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Article
August 28, 1981

Eye Banks and Eye Donations

Author Affiliations

From the Department of Ophthalmology, Mount Sinai School of Medicine, New York, and the Corneal Laboratories, New York Eye Bank for Sight Restoration Inc.

JAMA. 1981;246(9):1009-1010. doi:10.1001/jama.1981.03320090063036
Abstract

EYE BANKS, through innovations in tissue storage, have helped corneal transplant surgery become the most successful type of organ transplant program. Despite the major role played by eye banks in guaranteeing the success of corneal transplant surgery, little is known about the history of eye banks, their function, and their dependence on public support. Even within the ophthalmologic community, only those persons who are directly involved with transplant surgery have a realistic impression of an eye bank.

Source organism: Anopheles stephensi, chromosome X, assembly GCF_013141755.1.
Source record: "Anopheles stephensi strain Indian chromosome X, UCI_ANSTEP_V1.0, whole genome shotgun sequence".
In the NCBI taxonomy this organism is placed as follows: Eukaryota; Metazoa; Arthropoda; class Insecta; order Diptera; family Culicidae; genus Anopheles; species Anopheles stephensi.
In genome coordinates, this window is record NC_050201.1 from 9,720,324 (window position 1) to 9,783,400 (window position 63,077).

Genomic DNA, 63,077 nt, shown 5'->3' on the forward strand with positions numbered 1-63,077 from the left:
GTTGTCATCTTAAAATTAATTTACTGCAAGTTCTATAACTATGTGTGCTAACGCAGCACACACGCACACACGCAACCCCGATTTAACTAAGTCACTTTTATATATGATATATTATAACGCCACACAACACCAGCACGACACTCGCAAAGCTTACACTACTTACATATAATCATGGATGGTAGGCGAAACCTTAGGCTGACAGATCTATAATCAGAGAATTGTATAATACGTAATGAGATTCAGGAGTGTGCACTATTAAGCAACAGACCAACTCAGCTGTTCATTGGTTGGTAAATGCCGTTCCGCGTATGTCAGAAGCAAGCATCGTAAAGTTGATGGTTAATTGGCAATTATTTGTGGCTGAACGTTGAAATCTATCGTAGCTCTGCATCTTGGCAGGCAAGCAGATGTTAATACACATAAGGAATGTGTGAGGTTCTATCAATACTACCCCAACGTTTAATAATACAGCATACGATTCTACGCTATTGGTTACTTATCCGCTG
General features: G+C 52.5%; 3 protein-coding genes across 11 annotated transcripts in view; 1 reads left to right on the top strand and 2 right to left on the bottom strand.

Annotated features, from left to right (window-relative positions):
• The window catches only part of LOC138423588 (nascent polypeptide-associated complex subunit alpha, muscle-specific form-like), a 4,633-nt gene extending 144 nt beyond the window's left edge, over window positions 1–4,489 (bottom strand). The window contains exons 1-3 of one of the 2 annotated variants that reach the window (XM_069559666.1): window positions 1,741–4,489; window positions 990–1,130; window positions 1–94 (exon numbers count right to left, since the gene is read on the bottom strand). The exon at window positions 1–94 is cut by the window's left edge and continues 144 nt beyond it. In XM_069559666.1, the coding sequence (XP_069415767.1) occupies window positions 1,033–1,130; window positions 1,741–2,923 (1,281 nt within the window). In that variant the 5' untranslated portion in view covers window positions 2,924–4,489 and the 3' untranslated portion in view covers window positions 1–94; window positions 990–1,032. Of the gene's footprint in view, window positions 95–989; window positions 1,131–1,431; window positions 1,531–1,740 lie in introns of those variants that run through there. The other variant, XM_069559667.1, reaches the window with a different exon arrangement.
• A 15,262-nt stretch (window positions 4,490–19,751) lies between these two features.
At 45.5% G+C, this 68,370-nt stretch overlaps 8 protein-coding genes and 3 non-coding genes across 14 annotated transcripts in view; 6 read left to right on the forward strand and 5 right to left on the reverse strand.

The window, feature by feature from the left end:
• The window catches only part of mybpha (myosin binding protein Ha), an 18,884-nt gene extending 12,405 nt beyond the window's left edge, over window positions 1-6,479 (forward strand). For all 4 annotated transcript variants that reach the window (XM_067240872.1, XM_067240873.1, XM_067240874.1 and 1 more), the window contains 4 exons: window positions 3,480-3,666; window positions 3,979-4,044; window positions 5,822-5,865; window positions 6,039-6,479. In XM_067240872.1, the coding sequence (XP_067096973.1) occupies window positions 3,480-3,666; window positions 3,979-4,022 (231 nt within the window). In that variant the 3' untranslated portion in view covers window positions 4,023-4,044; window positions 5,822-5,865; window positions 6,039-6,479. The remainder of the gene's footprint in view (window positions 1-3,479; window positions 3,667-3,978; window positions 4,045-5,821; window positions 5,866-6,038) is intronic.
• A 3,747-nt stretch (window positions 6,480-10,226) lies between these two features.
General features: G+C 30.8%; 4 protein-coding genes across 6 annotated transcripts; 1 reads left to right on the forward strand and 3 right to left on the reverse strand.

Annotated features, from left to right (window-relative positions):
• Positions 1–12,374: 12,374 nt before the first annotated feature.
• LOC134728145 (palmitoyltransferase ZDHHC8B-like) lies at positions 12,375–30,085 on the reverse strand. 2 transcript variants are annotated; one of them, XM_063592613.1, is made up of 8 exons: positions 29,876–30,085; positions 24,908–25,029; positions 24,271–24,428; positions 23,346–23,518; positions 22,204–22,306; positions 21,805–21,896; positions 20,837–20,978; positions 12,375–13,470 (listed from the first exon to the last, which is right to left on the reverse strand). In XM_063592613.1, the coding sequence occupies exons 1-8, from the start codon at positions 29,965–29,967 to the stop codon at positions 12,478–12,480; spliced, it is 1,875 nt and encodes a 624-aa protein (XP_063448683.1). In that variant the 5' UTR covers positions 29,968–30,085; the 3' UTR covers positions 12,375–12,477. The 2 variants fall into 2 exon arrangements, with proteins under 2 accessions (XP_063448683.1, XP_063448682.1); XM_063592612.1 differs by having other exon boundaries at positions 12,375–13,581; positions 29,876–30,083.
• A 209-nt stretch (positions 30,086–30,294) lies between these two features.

What Is an Eye Bank?  The term "eye bank" conjures up the image of a vault where corneas are stored before being used. While this perhaps may have been true in 1944, when the first eye bank was established on Staten Island, NY, today's eye bank has increased in complexity manyfold. In most municipalities, an eye bank consists of a medical director, an executive director, technicians, enucleators, and a host of volunteers. It

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